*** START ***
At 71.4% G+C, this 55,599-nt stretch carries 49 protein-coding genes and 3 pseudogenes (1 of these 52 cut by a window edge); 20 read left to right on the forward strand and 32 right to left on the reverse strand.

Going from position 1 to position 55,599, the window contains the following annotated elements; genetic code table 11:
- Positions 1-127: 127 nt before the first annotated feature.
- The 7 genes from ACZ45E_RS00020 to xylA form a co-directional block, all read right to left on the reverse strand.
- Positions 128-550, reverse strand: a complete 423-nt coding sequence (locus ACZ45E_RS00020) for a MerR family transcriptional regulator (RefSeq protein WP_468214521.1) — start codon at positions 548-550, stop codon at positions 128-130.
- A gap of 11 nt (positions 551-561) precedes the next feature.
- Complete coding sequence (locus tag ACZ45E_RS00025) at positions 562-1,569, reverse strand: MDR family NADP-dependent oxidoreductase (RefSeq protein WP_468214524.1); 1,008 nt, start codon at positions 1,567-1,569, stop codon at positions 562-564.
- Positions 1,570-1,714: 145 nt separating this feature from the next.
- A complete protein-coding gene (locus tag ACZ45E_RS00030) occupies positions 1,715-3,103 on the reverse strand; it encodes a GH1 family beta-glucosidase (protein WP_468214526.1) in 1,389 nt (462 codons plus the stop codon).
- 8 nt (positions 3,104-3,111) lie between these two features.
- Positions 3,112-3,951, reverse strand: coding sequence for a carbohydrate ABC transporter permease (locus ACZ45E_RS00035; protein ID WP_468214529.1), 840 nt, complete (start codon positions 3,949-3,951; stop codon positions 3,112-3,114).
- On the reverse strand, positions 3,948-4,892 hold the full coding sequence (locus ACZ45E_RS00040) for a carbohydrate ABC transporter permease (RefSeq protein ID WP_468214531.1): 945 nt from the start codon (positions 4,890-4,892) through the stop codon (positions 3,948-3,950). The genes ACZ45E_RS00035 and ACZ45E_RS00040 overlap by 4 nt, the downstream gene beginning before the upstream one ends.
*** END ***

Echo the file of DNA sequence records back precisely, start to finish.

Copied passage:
At 71.4% G+C, this 55,599-nt stretch carries 49 protein-coding genes and 3 pseudogenes (1 of these 52 cut by a window edge); 20 read left to right on the forward strand and 32 right to left on the reverse strand.

Going from position 1 to position 55,599, the window contains the following annotated elements; genetic code table 11:
- Positions 1-127: 127 nt before the first annotated feature.
- The 7 genes from ACZ45E_RS00020 to xylA form a co-directional block, all read right to left on the reverse strand.
- Positions 128-550, reverse strand: a complete 423-nt coding sequence (locus ACZ45E_RS00020) for a MerR family transcriptional regulator (RefSeq protein WP_468214521.1) — start codon at positions 548-550, stop codon at positions 128-130.
- A gap of 11 nt (positions 551-561) precedes the next feature.
- Complete coding sequence (locus tag ACZ45E_RS00025) at positions 562-1,569, reverse strand: MDR family NADP-dependent oxidoreductase (RefSeq protein WP_468214524.1); 1,008 nt, start codon at positions 1,567-1,569, stop codon at positions 562-564.
- Positions 1,570-1,714: 145 nt separating this feature from the next.
- A complete protein-coding gene (locus tag ACZ45E_RS00030) occupies positions 1,715-3,103 on the reverse strand; it encodes a GH1 family beta-glucosidase (protein WP_468214526.1) in 1,389 nt (462 codons plus the stop codon).
- 8 nt (positions 3,104-3,111) lie between these two features.
- Positions 3,112-3,951, reverse strand: coding sequence for a carbohydrate ABC transporter permease (locus ACZ45E_RS00035; protein ID WP_468214529.1), 840 nt, complete (start codon positions 3,949-3,951; stop codon positions 3,112-3,114).
- On the reverse strand, positions 3,948-4,892 hold the full coding sequence (locus ACZ45E_RS00040) for a carbohydrate ABC transporter permease (RefSeq protein ID WP_468214531.1): 945 nt from the start codon (positions 4,890-4,892) through the stop codon (positions 3,948-3,950). The genes ACZ45E_RS00035 and ACZ45E_RS00040 overlap by 4 nt, the downstream gene beginning before the upstream one ends.